RSHP asked to redesign delayed Taiwan airport terminal


August 23, 2019 – Minister says overly sophisticated proposals hampering search for contractor

Taiwan’s transport minister has demanded a rework of RSHP-designed proposals for the third terminal of Taipei’s Taoyuan International Airport to speed up delivery of the already delayed structure.

RSHP was appointed to the £1.5bn project in 2016 after the practice’s bid team beat rival consortia that included Foster + Partners and UN Studio. Its winning design was inspired by traditional Taiwanese rooftiles and the nation’s dramatic scenery. The interior proposals also feature lighting provided via flower-shaped aluminium tubes.

But at a press conference last week, minister Lin Chia-lung blamed the design of the 640,000sq m terminal for difficulties in establishing a construction team, and demanded a rethink within six months, the state-owned Central News Agency reported.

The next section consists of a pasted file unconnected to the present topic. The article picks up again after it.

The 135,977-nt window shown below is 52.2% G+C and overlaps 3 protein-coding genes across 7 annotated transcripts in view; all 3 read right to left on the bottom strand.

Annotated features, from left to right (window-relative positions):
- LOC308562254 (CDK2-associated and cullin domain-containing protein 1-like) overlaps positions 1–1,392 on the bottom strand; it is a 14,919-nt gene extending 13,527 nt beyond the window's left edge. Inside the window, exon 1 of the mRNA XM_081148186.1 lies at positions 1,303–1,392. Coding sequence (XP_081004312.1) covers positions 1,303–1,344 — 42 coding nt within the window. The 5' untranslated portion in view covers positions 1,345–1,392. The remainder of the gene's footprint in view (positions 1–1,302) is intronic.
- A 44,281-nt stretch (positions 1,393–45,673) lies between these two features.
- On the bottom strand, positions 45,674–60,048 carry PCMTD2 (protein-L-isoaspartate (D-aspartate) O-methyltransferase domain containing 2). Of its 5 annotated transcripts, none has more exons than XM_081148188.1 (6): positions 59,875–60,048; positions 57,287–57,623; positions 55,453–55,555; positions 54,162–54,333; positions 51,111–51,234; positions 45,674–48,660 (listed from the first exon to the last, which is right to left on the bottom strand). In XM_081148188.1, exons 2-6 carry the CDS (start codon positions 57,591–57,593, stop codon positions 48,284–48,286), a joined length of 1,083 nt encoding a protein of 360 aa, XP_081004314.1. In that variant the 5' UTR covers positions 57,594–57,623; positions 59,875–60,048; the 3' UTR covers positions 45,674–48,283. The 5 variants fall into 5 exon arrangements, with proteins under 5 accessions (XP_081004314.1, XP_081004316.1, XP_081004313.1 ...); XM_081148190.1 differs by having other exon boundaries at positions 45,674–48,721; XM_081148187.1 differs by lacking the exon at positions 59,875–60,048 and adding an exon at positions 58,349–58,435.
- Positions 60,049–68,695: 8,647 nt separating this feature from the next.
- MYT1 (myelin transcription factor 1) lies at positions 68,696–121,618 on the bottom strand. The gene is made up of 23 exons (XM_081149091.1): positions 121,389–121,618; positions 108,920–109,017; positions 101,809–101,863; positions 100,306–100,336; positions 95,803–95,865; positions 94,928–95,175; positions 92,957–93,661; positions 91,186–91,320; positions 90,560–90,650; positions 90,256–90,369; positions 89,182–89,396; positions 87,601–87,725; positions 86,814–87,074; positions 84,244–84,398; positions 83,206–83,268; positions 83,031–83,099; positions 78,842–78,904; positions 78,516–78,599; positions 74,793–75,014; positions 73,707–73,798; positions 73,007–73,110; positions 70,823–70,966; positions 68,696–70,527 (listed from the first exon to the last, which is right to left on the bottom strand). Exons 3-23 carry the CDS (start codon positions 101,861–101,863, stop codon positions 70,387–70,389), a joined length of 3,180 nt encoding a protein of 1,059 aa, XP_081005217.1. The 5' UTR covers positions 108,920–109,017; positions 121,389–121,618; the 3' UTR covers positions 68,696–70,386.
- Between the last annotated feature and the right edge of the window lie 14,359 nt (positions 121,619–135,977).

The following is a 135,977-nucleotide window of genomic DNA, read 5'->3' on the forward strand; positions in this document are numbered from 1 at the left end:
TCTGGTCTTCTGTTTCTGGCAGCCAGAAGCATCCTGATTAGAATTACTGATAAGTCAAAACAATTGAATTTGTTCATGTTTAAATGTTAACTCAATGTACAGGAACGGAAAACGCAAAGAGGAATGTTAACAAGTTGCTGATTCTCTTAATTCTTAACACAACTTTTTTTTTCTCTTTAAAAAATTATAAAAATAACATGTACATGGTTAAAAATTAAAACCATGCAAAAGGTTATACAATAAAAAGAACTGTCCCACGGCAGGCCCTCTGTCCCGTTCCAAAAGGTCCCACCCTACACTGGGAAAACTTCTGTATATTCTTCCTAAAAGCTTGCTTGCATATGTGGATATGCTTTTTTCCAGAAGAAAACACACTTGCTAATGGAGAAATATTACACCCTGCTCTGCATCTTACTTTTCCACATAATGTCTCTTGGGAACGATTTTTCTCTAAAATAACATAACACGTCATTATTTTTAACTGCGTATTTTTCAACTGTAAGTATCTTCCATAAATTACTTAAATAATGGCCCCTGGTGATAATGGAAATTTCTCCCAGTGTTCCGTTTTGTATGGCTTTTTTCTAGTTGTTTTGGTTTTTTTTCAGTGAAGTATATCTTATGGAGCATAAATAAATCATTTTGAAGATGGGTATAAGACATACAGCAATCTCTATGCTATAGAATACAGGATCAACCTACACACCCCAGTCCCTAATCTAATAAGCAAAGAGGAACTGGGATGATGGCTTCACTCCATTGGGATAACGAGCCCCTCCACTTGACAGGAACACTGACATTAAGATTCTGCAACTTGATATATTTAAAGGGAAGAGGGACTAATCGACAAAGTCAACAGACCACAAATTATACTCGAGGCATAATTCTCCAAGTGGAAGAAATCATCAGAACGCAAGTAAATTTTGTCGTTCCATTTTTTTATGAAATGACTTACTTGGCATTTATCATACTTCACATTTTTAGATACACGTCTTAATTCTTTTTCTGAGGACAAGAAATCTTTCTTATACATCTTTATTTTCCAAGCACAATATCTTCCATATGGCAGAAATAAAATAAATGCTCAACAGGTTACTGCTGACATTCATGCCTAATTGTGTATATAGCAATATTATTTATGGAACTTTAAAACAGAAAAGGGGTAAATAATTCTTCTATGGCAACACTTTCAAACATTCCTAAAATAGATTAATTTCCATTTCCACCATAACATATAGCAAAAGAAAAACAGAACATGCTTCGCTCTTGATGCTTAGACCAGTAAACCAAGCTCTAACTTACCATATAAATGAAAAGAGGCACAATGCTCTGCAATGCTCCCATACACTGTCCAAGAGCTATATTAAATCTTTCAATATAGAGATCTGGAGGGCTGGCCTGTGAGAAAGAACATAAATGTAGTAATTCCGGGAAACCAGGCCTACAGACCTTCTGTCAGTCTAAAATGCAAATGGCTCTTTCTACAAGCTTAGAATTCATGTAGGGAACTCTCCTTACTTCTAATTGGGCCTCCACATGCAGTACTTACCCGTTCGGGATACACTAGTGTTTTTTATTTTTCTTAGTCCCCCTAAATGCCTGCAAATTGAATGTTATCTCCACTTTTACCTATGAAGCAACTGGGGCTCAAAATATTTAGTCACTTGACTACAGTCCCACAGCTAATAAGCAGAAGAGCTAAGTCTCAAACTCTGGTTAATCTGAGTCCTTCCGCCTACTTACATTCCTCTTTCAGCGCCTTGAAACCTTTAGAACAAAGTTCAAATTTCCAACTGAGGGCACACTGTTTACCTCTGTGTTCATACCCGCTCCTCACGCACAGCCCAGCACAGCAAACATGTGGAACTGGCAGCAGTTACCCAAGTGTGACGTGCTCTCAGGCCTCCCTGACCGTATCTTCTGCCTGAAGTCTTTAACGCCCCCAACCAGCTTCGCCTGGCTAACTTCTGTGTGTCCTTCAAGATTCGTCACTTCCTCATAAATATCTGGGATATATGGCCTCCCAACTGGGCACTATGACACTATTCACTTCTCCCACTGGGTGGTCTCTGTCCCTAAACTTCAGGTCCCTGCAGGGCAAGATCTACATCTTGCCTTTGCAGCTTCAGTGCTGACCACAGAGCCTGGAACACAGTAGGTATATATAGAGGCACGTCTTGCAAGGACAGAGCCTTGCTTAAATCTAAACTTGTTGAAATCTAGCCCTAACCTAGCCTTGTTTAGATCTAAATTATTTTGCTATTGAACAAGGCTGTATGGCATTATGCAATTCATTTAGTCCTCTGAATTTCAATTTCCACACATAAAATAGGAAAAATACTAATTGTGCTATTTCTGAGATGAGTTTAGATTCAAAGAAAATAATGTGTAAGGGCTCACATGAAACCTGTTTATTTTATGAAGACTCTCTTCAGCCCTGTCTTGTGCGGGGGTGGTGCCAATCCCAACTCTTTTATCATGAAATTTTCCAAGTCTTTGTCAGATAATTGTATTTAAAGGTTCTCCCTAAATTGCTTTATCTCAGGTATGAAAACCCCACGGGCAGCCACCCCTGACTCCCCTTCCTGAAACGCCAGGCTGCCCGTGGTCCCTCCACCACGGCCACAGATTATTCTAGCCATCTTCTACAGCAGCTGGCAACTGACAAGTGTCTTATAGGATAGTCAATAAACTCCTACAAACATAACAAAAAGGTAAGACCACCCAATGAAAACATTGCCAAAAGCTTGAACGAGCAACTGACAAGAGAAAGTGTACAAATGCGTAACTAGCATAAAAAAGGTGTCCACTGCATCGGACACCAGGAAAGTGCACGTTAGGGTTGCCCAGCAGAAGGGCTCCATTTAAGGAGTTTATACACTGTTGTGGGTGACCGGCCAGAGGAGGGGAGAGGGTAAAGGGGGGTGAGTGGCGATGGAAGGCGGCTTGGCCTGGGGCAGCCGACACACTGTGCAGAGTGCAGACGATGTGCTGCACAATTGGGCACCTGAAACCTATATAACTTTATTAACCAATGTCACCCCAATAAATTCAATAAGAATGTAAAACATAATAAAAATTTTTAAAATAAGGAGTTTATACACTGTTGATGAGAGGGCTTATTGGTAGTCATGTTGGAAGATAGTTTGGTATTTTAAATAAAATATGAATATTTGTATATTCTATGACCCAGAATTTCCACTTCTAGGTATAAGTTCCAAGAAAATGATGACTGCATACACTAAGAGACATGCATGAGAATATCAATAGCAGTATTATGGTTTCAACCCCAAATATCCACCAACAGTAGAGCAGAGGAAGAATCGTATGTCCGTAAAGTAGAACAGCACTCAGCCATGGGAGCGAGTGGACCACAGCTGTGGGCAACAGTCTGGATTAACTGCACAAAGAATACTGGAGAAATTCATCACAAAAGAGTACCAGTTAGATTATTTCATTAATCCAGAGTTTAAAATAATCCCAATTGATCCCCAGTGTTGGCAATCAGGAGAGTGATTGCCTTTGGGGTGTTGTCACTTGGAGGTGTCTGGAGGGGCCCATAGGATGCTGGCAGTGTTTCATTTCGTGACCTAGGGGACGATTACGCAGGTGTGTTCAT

It added that the project’s budget had increased by 5% this year alone because of the difficulty of attracting bidders to deliver the scheme while its target completion date had been pushed back to 2023. CNA said the project’s budget was now NT$78.9bn – £2bn at today’s exchange rates.

Building’s sister title BD reported the project was worth £1.5bn when RSHP was appointed to the job as part of a team including Arup, landscape practice Gillespies and Taiwan-based CECI Engineering Consultants, however sterling exchange rates have also weakened since then.

CNA reported transport minister Lin saying that elements of the scheme that had been under construction since 2017 – including taxi ways and aprons – would be paused temporarily.

“Now that the government has increased the budget for the project … the original design must be modified to allow construction of the project to be kick-started as soon as possible,” he said.

“The bid to seek a constructor to carry out the project has failed (three times) because of its sophisticated design, and we have asked the design consultant company to make a change within six months to attract bidders to the project.

“If it fails to meet our demand, we will consider terminating the contract with the design consultant company,” he added.



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